Wednesday, March 24, 2010

Real World Probability - failure rates and social networking

People sometimes have difficulty understanding the relevance of Mathematics in today's world.

One way of overcoming this is to take the time to appreciate (and talk about) real world examples.

This is only a short post just to give you a pointer to something interesting related to - something lots of people just leaving the education system will have had exposure to.

Social networking runs atop of massive datastores, these datastores are at the leading edge of current computing theory, with regard to latency and failure rates. Mathematics is at the heart of understanding the probability of failure.

Facebook is making use of a datastore named Cassandra and the Gossip protocol - what these are is not really so important (from a Mathematics perspective). What is interesting Mathematically is the probability theory involved in the operation of the Failure Detector.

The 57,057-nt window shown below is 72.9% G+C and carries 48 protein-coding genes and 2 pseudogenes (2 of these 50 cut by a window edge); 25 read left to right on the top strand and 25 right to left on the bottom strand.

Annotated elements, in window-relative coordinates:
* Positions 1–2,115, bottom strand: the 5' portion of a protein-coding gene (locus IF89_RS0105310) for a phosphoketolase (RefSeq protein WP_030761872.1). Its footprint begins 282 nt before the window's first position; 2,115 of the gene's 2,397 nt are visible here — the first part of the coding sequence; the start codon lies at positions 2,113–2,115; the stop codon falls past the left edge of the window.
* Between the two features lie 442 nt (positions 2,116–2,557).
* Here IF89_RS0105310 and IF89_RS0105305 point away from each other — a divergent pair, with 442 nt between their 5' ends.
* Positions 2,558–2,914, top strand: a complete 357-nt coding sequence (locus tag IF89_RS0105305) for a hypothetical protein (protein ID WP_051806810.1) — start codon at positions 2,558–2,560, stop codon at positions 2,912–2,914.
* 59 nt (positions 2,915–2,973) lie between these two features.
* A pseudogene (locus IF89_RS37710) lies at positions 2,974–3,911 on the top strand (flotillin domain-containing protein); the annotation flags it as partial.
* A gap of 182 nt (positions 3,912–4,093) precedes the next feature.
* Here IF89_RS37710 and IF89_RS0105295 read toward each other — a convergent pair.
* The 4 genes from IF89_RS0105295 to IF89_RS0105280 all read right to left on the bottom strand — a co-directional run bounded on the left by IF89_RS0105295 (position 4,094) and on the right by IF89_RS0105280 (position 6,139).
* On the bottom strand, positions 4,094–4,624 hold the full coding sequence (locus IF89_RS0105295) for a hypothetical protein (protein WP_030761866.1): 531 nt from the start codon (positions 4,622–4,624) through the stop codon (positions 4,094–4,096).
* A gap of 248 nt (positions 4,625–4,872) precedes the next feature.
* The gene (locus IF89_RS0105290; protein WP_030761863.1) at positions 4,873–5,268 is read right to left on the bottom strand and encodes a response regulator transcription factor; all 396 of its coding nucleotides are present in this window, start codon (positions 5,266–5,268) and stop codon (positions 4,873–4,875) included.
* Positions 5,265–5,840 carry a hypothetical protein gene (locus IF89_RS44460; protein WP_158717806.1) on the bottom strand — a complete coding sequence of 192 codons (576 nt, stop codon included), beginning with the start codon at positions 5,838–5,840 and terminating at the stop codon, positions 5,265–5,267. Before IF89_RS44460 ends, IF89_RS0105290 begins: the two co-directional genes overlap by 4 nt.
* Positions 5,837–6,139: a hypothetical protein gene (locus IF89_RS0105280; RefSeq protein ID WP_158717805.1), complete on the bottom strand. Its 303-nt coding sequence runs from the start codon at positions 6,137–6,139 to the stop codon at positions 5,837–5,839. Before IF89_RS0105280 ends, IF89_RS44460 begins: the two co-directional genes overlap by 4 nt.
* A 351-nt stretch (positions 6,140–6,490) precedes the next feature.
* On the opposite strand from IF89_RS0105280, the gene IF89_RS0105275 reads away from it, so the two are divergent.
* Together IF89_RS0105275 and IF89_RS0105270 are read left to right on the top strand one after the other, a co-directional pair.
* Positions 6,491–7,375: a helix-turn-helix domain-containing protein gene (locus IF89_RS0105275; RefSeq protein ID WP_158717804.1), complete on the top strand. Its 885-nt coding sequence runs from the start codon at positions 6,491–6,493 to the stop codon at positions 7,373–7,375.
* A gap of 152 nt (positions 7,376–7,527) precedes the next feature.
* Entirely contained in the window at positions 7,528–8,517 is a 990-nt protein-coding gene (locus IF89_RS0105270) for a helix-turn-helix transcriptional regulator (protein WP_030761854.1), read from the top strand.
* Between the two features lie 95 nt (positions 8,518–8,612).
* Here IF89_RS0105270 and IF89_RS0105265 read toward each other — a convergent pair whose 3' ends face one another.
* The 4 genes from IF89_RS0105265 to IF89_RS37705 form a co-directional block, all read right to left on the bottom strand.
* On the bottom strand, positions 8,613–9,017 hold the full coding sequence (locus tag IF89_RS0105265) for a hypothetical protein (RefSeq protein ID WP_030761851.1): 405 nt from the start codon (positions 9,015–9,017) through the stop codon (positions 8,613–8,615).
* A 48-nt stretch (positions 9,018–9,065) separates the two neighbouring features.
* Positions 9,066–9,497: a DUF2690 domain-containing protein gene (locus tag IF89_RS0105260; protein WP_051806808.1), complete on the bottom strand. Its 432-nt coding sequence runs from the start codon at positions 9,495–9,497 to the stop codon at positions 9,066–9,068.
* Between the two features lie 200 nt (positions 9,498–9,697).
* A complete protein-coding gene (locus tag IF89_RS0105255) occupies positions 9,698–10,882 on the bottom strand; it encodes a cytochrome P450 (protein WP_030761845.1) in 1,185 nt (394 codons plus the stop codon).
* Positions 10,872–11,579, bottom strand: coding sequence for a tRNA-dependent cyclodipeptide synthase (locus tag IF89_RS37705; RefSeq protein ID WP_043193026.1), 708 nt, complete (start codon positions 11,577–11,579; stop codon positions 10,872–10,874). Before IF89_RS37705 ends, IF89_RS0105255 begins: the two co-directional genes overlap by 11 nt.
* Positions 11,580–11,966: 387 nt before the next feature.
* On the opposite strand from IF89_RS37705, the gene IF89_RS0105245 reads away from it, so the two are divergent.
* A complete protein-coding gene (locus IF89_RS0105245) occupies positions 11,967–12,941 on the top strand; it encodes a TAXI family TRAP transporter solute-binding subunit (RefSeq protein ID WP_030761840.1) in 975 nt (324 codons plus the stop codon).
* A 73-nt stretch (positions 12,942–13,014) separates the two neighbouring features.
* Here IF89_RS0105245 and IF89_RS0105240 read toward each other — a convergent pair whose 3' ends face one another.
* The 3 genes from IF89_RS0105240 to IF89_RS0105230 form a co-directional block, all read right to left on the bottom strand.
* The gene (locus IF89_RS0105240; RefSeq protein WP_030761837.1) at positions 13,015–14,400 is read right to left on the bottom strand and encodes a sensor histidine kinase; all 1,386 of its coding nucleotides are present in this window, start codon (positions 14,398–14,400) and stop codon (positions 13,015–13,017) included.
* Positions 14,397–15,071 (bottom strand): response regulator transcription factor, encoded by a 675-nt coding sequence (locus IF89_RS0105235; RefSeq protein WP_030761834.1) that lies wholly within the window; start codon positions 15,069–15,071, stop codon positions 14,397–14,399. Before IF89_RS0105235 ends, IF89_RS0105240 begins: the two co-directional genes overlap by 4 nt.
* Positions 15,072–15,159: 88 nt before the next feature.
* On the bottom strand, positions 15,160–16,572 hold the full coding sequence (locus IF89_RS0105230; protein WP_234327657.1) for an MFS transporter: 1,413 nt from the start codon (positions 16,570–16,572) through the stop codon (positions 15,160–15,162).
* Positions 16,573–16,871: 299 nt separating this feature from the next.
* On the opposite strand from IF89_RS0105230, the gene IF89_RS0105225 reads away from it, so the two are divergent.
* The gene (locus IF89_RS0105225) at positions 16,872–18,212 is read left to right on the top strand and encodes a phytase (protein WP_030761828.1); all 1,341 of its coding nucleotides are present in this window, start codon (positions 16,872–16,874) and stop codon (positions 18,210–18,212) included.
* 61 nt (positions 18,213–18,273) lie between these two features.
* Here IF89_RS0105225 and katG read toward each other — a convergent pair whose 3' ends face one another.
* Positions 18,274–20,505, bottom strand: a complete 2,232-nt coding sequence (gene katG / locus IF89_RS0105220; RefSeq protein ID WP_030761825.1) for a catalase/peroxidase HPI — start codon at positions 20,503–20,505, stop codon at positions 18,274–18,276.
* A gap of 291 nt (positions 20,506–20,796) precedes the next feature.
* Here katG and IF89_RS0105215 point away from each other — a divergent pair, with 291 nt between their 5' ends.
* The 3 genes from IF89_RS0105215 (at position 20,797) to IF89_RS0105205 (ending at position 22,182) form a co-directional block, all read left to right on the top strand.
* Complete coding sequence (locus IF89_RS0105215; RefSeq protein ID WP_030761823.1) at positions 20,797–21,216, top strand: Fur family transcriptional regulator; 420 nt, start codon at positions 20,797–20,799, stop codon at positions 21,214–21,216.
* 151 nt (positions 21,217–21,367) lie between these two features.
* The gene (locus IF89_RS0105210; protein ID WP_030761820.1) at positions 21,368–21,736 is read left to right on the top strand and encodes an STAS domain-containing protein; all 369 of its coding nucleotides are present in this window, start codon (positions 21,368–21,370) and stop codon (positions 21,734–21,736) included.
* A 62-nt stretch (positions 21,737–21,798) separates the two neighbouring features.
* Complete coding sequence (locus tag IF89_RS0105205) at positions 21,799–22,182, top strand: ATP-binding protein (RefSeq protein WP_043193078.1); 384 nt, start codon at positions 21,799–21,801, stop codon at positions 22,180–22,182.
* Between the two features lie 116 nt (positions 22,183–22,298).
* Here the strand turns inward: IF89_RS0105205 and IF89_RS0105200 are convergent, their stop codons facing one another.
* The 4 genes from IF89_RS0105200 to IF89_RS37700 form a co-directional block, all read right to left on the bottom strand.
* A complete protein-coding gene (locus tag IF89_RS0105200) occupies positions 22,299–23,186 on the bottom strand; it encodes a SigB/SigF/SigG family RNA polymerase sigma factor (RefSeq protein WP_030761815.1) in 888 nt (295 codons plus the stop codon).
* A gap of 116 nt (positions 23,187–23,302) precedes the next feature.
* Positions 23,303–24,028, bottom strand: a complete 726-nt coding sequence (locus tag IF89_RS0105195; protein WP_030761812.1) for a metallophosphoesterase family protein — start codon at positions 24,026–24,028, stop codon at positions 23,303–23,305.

There is a great presentation by Avinash Lakshman and Prashant Malik, which you should be able to locate by websearching using this link.

The mathematics begins around page 17 of 24 titled "Properties of the Failure Detector"

( You don't have to really understand the content - just skipread the slides and ignore much of the jargon. )

The key point of this article, is hopefully, that Mathematics is being put to use today so that you can get your Facebook quicker :)

(Note: Twitter and Buzz are my social networking choices, but that does not stop me lauding Facebook and their use of Mathematics to achieve their business goals)

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